Melatonin Madness

Our sleep expert on the risks and rewards of the popular sleep aid
Adult woman with insomnia laying in bed trying to sleep with melatonin

When we’re having trouble sleeping, we want a quick fix. Thanks to the easy over-the-counter availability of melatonin, many people turn to this supplement for insomnia and jet lag. But is it really a magic pill? Are there side effects to melatonin use?

We turned to our resident expert, Pamela Swift, PhD, a clinical psychologist for the Sleep Program at The University of Vermont Medical Center. She’s one of just 200 board-certified sleep specialists in the country, and prior to coming on board with the Sleep Program, she practiced in the child psychiatry department for several years.

Here, she answers common questions about the sleep aid.

10 FAQs About Melatonin

1. How does melatonin work?

Before melatonin ever came in a bottle, it was (and still is) a hormone that’s made naturally by the body. “When we’re exposed to light -- from sunlight, artificial light or even screens -- that tells our body it’s daylight, and our brain suppresses melatonin production to increase alertness,” Swift explains. “But when those light sources decrease, our pineal gland gets a signal from the hypothalamus to ramp up melatonin production, and we start to feel sleepy.” This process typically happens over the course of three to seven hours.

2. Is melatonin safe?

Melatonin is largely viewed as safe, Swift says, “and we are relatively confident melatonin isn’t habit-forming like some other sleep aids.”

But, she says, it’s also important to remember that we don’t really know its ramifications at high doses and over long-term usage. “There’s just not enough research yet to give us solid data on the potential long-term risks of melatonin,” Swift says.

That’s especially important when we think about giving melatonin to kids and adolescents, Swift warns. She notes that in many other countries, it's only available by prescription.

"Research has shown that there has been a huge rise over the past 10 years in accidental melatonin ingestions and calls to Poison Control,” Swift says. “This increase seems to be impacted heavily by children under 5 accessing and taking too much. You need to treat this as any other medication and keep it secured and away from children.”

3. Should I try a melatonin supplement to help with sleep?

Melatonin is inexpensive and readily available, and generally safe, so it makes sense that people want to give it a shot, Swift acknowledges. However, it has a pretty limited benefit.

 “Melatonin is marketed like a sedative,” she says, meaning that manufacturers imply that if you take it, you’ll feel sleepy and fall asleep and sleep well. But, she says, in the body, it’s really just a hormone that tells your body the time (i.e., “it’s about 9 pm and time to wind down”); it doesn’t actually make you sleepy directly. So while increasing melatonin production eventually leads to sleep after several hours, the evidence is mixed that a dose of it – in the form of a supplement – will make you fall asleep quickly.”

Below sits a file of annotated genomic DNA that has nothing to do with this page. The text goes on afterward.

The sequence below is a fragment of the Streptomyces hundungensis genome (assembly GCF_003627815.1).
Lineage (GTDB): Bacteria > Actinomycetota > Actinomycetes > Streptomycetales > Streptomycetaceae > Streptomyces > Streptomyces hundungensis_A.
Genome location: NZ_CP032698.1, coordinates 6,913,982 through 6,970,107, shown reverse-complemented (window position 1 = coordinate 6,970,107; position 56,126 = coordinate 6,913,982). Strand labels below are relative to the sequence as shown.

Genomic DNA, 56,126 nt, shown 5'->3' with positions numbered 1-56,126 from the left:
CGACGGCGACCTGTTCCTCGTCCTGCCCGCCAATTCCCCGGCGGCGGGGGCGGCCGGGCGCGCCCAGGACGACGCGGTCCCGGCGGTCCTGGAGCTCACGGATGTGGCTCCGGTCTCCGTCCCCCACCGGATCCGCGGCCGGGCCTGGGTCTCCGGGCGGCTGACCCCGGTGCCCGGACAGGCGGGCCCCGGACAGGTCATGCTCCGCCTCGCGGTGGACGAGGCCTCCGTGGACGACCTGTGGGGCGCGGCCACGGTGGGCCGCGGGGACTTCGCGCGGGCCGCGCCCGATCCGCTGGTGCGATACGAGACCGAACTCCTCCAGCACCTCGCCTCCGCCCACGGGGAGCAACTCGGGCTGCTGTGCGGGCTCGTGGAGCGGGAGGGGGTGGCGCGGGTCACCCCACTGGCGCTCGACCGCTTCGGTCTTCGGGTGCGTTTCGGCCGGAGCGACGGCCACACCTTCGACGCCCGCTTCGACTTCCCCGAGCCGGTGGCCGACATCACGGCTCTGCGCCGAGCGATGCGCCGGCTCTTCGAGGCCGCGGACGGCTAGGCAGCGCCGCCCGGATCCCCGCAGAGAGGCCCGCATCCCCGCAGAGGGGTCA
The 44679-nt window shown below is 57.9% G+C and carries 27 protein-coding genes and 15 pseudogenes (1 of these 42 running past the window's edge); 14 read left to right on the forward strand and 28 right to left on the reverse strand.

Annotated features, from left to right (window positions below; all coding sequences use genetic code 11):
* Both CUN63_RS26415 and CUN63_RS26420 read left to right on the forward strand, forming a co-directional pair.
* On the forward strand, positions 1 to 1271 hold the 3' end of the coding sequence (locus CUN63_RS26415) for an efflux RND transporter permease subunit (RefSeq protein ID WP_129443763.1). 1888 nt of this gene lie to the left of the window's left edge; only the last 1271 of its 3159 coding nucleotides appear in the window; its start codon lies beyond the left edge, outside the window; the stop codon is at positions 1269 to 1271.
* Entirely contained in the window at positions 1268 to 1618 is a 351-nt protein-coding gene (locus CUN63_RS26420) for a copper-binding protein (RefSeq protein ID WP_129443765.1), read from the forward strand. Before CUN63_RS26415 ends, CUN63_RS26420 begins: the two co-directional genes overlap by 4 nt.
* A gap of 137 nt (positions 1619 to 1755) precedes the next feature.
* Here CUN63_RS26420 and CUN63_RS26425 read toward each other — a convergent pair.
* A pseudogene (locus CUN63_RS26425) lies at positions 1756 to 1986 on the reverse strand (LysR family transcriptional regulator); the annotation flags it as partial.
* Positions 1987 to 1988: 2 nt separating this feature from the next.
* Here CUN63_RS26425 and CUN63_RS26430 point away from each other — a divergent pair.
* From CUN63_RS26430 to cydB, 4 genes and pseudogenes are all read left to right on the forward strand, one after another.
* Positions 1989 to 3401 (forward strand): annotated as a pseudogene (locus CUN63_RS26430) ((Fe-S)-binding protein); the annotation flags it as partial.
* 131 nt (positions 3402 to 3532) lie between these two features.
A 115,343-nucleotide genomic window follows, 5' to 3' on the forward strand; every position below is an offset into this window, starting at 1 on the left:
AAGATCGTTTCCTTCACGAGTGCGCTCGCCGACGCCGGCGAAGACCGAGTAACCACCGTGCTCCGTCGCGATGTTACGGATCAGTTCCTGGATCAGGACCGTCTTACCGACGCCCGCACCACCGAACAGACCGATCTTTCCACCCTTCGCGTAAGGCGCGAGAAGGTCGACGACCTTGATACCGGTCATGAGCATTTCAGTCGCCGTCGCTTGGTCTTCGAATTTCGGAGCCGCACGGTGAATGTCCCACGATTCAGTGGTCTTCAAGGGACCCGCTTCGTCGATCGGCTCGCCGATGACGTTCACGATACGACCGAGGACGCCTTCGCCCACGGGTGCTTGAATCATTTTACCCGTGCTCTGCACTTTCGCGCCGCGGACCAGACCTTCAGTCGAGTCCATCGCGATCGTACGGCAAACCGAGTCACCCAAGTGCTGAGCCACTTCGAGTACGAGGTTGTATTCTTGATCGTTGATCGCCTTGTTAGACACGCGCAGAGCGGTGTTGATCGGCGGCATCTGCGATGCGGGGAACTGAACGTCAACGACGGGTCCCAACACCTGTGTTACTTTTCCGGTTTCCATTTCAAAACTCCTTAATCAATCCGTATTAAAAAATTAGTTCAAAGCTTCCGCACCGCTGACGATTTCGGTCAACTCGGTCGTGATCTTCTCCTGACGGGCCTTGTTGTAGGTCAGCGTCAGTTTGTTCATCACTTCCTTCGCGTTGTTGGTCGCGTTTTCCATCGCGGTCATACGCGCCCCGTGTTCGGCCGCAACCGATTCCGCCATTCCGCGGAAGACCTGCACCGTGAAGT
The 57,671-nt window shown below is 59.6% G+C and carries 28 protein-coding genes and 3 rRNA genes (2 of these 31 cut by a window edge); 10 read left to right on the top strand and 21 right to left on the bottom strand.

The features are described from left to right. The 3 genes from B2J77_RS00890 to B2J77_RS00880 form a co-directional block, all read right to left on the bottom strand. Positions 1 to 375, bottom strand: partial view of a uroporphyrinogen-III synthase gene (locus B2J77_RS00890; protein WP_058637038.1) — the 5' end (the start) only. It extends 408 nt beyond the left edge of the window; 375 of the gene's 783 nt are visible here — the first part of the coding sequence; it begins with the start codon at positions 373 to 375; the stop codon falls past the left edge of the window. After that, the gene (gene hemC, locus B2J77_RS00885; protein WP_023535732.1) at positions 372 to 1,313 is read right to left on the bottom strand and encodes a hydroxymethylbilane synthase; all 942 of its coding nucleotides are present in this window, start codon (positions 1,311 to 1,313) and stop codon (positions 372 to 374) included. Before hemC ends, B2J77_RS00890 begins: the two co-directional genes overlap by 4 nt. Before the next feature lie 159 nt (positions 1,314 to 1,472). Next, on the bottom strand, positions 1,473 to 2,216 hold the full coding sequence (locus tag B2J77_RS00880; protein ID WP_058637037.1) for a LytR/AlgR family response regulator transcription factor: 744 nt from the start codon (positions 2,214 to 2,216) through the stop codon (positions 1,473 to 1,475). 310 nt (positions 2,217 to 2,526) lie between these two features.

For those who feel sleepy but have insomnia, which is trouble falling asleep, staying asleep, or sleeping until your alarm, melatonin is usually not helpful, Swift says. For those who have other sleep disorders that are more related to timing, such as circadian rhythm disorders, melatonin can make a difference.

4. Is it important to figure out why I’m having trouble sleeping?

“Big time,” says Swift. “The ‘why’ is so important, because there are a lot of possible reasons someone might have trouble sleeping.” Life transitions, such as aging, pregnancy or postpartum, or adjusting to life as a new parent or caregiver, can also interfere with sleep, as can chronic medical conditions or medications.

“Having a mental health background, I notice that a lot of the drivers are behavioral, and can be related to anxiety, depression or low mood,” says Swift – and for these causes, cognitive behavioral therapy for insomnia (CBT-I) is the best prescription. “It’s a long-term solution, it’s not another medication.

The trouble is that there are not enough providers doing this work, so you may need to seek support from other sources in the meantime. Some reputable internet sources include the American Academy of Sleep Medicine or Society for Behavioral Sleep Medicine, as well as coaching apps like CBT-I Coach or Insomnia Coach,” she says.

If you’re concerned about your poor sleep and considering taking melatonin, you should have a discussion with your primary care provider. “One, they know you the best, and two, you may be able to see them sooner than a behavioral sleep medicine provider,” Swift says. “They’re the perfect place to start.”

5. Can melatonin help me with jet lag, or adjust to shift work schedule changes?